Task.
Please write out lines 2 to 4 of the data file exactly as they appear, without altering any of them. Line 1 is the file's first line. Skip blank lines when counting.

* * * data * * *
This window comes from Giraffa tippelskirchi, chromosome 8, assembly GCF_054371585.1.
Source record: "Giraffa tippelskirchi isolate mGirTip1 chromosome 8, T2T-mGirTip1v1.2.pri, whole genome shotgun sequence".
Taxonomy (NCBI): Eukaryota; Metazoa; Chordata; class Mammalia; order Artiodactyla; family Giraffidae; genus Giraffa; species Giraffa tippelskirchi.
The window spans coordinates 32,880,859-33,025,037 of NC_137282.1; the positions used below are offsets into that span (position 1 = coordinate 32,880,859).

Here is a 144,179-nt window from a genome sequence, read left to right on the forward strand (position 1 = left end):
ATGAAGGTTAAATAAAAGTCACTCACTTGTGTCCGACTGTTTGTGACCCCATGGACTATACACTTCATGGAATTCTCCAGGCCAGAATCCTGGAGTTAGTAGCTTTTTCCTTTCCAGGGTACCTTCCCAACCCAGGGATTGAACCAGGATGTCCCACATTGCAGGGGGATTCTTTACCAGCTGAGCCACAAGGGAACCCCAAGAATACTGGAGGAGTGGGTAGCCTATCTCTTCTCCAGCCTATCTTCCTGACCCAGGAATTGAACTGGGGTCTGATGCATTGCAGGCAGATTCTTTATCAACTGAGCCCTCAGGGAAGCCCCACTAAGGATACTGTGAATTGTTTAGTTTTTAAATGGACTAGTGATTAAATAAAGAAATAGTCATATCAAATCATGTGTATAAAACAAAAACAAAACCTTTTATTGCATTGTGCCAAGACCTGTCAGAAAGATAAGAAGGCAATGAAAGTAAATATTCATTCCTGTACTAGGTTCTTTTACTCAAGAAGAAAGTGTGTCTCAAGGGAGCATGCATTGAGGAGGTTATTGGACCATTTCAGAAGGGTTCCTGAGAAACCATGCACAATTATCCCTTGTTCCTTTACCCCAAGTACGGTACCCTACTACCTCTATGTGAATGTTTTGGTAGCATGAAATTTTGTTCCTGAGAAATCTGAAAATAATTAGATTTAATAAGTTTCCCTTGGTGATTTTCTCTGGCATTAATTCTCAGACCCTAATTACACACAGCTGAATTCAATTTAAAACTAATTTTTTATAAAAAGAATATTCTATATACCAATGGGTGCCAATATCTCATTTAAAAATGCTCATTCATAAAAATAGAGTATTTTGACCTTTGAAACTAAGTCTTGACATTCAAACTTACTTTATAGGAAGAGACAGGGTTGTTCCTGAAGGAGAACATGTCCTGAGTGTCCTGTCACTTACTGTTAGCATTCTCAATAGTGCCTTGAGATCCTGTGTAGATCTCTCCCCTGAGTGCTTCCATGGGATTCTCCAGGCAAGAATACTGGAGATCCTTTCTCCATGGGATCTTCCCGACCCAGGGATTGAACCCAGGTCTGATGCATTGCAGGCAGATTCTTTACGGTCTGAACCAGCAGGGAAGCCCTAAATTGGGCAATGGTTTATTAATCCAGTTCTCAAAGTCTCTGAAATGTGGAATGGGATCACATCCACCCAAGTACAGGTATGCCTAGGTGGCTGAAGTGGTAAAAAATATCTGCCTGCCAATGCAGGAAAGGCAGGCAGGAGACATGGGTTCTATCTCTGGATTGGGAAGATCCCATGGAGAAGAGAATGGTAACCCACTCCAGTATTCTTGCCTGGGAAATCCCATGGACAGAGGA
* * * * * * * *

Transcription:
Source record: "Giraffa tippelskirchi isolate mGirTip1 chromosome 8, T2T-mGirTip1v1.2.pri, whole genome shotgun sequence".
Taxonomy (NCBI): Eukaryota; Metazoa; Chordata; class Mammalia; order Artiodactyla; family Giraffidae; genus Giraffa; species Giraffa tippelskirchi.
The window spans coordinates 32,880,859-33,025,037 of NC_137282.1; the positions used below are offsets into that span (position 1 = coordinate 32,880,859).